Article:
Checking Cable Performance with VNA


Reading time ( words)

In my December 2013 column Comparing Cable Shields,we showed that poor cable shields can result in significant noise pickup from the air, which can easily mask a few mV of noise voltage that we need to measure on a good power distribution rail. We showed a quick comparison of cable shield quality with a signal source and an oscilloscope. In this column, we will look at the same cables in the frequency domain, using a pocket-size vector network analyzer (VNA).

Vector network analyzers are similar to time domain reflectometry (TDR) instruments that many digital engineers may be more familiar with: They both transmit a known signal into the device under test (DUT) and measure the response. TDR instruments use a step waveform with a given rise time; VNAs use a sine wave source sweeping the frequency within a user-defined range. VNAs have long been popular in microwave engineering and more recently in high-speed digital engineering. They measure what are called scattering (S) parameters, which are the complex ratios of transmitted and reflected waves.

In recent years, small, low-cost, portable VNAs have become available. Measured data in this column was collected with a miniVNA Pro, a pocket-sized VNA. It operates over the 0. –200 MHz frequency range. It is battery-powered and features USB and Bluetooth connectivity (Figure 1). We hooked up a two-port DUT to the DUT and DET SMA connectors. The instrument injects sine waves (swept from 0.1–200 MHz or in any user-defined sub-band of it) into the cable connected to the SMA labeled DUT, measures sine waves propagating back from the DUT SMA (reflection) and the DET SMA (transmission), and compares the measured received sine waves to the injected sine waves to characterize reflection (e.g., S11) and transmission (e.g., S21). With this instrument, we can measure the full S matrix of a two-port DUT, though to get the full matrix, we have to manually set up four independent measurements. The instrument comes with open, load and short SMA calibration standards, shown on the lower left in Figure 1.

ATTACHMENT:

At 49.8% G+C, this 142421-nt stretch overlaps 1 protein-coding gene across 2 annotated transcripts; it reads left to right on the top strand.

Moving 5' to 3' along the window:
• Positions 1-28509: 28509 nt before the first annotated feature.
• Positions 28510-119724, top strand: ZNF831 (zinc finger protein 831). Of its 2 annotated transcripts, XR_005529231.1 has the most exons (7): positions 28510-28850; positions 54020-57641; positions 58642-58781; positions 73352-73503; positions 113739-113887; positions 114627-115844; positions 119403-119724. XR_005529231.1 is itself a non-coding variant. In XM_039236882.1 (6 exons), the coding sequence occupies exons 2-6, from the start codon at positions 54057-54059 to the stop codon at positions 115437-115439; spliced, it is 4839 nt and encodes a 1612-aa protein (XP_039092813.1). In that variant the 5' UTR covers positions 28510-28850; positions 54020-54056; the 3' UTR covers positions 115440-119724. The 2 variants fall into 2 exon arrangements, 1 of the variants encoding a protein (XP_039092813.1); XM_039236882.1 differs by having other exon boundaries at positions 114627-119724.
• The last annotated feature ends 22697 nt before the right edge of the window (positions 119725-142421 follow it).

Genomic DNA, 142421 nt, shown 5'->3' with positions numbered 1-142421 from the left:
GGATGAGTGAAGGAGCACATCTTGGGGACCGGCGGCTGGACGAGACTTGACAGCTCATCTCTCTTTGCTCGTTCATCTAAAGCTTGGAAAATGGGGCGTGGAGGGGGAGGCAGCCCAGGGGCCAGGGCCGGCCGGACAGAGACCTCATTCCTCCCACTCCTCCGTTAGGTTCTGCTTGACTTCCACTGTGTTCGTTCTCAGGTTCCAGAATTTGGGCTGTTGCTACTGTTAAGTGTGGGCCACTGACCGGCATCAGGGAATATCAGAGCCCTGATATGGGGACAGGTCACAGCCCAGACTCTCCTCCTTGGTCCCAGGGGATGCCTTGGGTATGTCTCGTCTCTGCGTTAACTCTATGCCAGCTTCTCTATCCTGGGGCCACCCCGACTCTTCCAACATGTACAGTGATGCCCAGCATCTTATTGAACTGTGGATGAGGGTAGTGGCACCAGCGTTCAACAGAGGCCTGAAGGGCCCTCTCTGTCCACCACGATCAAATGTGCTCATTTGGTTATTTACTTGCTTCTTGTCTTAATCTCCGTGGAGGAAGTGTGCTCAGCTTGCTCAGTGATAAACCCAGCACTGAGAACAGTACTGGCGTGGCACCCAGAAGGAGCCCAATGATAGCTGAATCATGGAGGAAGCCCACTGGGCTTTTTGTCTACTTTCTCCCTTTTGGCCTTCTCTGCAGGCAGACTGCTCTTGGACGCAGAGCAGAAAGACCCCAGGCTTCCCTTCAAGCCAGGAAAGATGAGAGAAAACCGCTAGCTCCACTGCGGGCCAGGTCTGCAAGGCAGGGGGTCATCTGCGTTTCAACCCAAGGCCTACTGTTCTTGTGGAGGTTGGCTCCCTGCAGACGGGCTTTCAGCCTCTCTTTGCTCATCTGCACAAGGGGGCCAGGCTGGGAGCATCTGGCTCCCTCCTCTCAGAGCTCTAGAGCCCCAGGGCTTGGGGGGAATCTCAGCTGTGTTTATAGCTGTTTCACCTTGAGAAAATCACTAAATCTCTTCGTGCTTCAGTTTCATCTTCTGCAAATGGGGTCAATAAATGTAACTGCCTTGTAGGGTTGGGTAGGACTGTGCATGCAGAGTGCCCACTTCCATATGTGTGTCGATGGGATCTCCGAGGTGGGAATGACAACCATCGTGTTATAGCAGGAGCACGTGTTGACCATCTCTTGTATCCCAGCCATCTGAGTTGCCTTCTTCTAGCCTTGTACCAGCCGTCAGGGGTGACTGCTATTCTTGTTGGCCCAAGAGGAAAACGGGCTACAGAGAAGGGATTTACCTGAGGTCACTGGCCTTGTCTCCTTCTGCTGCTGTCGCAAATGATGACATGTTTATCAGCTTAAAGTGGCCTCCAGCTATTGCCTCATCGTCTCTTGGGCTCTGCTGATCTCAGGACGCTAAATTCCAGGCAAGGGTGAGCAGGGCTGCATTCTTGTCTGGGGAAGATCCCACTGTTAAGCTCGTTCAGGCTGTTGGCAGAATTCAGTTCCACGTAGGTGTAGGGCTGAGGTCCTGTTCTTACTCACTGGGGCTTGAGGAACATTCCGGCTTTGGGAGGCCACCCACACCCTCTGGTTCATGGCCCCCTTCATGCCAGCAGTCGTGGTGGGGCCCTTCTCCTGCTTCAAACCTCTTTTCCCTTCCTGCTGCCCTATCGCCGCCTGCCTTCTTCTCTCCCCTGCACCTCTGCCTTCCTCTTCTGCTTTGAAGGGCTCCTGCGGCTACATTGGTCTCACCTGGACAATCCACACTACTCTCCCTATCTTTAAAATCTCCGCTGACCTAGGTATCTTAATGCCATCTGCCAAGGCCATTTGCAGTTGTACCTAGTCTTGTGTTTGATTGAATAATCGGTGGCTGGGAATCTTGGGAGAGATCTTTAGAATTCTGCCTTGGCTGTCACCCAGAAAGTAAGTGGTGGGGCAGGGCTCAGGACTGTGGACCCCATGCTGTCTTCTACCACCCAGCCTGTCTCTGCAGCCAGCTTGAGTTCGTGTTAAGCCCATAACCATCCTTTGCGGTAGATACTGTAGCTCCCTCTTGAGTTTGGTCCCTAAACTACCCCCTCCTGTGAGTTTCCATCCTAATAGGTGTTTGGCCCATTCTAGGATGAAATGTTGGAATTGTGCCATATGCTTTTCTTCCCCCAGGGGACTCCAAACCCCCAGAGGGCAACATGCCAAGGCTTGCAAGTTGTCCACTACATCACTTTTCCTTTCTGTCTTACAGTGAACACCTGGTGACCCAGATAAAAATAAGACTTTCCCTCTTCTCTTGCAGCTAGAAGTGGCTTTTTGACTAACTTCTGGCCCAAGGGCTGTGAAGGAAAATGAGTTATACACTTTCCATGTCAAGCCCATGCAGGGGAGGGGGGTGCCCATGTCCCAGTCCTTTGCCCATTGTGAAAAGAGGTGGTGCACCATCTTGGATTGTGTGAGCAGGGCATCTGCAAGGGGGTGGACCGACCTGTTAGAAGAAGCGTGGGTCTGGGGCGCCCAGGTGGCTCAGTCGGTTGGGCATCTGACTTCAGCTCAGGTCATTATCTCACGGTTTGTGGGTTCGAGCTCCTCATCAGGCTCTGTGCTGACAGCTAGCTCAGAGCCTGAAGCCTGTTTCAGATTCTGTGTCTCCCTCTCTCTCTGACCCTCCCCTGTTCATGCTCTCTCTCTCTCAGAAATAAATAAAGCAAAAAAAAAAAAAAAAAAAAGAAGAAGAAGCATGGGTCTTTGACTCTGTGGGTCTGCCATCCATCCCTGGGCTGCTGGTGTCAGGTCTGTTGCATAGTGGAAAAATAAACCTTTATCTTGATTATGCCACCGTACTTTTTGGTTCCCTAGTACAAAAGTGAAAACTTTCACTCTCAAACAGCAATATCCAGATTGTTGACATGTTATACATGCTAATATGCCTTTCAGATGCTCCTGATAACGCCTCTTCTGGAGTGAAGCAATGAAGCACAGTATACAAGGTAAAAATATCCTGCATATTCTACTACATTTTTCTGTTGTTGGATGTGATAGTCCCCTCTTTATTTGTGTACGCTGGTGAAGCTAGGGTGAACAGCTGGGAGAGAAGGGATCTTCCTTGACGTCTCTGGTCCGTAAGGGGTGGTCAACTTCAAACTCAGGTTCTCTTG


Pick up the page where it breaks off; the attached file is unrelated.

Read the full column here.


Editor's Note: This column originally appeared in the March 2014 issue of The PCB Design Magazine.

Share




Suggested Items

Polar Instruments: Simulating PCB Potentialities

12/08/2022 | Nolan Johnson, I-Connect007
Nolan Johnson checks in with Polar’s Martyn Gaudion on the evolving needs of global PCB manufacturing markets in a post-pandemic world, where generating accurate PCB specification documentation is essential to successfully navigating today's rampant supply chain constraints. Polar has positioned itself to meet these needs through agile software product developments that allow OEMs and fabricators to simulate material interactions and end-product specifications, including in-demand features like a comprehensive "structure view" that allows users to visualize all the transmission lines on a given a PCB. Though keeping pace with the demands of a rapidly growing industry has been challenging, Polar's commitment to innovation has kept its software suite ahead of the curve.

HyperLynx: There’s an App for That

08/05/2022 | I-Connect007 Editorial Team
I recently spoke with Todd Westerhoff, product marketing manager for signal integrity software tools at Siemens. We discussed a new capability called HyperLynx Apps that offers a new take on traditional signal and power integrity analysis, and how that fits in with the Siemens plan to put SI and PI tools into the hands of more designers early in the design cycle.

Webinar Review: Thermal Integrity of High-Performance PCB Design

08/01/2022 | Andy Shaughnessy, Design007 Magazine
Electrical and mechanical engineers may be working on the same product development teams, but they speak different languages, and they have completely different objectives. As a result, these folks almost never use the same software tools. But Cadence’s new Celsius Thermal Solver is an exception to the rule. In a new CadenceTECHTALK webinar, “How Static and Dynamic IR Drop Analysis Can Help PCB Designs and Challenges,” product manager Melika Roshandell and SerDes SI/PI engineer Karthik Mahesh Rao explain how the EE and ME can both use the Celsius Thermal Solver to achieve their disparate objectives.



Copyright © 2023 I-Connect007 | IPC Publishing Group Inc. All rights reserved.